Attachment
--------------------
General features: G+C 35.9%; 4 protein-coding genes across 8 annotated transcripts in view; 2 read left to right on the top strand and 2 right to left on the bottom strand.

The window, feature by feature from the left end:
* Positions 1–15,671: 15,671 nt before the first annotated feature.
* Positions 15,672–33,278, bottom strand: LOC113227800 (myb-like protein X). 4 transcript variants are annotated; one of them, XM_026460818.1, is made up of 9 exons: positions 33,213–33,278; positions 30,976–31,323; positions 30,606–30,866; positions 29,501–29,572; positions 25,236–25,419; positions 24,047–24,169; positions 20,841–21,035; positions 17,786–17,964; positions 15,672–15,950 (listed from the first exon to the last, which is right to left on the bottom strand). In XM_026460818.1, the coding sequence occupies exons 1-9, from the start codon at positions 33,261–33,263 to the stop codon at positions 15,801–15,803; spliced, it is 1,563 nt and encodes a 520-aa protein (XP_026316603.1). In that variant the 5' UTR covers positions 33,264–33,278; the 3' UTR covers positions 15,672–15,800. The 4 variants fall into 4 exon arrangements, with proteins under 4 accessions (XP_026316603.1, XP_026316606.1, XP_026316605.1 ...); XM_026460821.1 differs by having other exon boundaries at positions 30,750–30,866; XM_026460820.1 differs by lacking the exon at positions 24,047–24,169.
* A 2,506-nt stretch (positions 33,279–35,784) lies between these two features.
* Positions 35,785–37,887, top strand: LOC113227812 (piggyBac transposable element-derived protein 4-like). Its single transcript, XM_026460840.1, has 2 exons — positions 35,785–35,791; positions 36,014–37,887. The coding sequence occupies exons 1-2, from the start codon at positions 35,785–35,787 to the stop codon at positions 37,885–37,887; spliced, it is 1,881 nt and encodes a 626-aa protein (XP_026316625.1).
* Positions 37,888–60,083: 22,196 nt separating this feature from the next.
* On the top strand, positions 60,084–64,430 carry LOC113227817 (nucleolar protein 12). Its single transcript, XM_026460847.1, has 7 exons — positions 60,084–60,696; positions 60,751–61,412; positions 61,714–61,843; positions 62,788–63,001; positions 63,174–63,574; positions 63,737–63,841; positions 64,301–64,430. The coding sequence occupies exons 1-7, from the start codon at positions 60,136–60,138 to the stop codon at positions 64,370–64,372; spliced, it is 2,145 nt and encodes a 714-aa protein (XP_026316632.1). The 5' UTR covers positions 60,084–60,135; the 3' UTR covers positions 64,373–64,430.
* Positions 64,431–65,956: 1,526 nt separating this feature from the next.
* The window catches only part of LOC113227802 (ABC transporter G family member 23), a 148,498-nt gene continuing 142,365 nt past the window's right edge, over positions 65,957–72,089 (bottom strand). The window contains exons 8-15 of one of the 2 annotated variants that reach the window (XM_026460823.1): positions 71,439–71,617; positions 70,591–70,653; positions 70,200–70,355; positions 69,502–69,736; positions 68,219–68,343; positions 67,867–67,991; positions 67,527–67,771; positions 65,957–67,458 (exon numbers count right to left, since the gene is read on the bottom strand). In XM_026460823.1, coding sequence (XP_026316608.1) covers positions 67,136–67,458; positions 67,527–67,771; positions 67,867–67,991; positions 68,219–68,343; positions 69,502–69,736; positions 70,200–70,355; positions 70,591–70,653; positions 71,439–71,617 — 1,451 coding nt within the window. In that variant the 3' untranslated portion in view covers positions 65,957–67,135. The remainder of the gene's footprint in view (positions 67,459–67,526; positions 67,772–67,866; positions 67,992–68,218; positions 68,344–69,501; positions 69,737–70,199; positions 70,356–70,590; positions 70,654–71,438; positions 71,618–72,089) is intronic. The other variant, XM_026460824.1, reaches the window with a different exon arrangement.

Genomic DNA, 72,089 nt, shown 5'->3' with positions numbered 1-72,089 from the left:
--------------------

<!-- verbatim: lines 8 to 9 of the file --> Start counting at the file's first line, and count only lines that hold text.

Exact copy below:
* On the top strand, positions 60,084–64,430 carry LOC113227817 (nucleolar protein 12). Its single transcript, XM_026460847.1, has 7 exons — positions 60,084–60,696; positions 60,751–61,412; positions 61,714–61,843; positions 62,788–63,001; positions 63,174–63,574; positions 63,737–63,841; positions 64,301–64,430. The coding sequence occupies exons 1-7, from the start codon at positions 60,136–60,138 to the stop codon at positions 64,370–64,372; spliced, it is 2,145 nt and encodes a 714-aa protein (XP_026316632.1). The 5' UTR covers positions 60,084–60,135; the 3' UTR covers positions 64,373–64,430.
* Positions 64,431–65,956: 1,526 nt separating this feature from the next.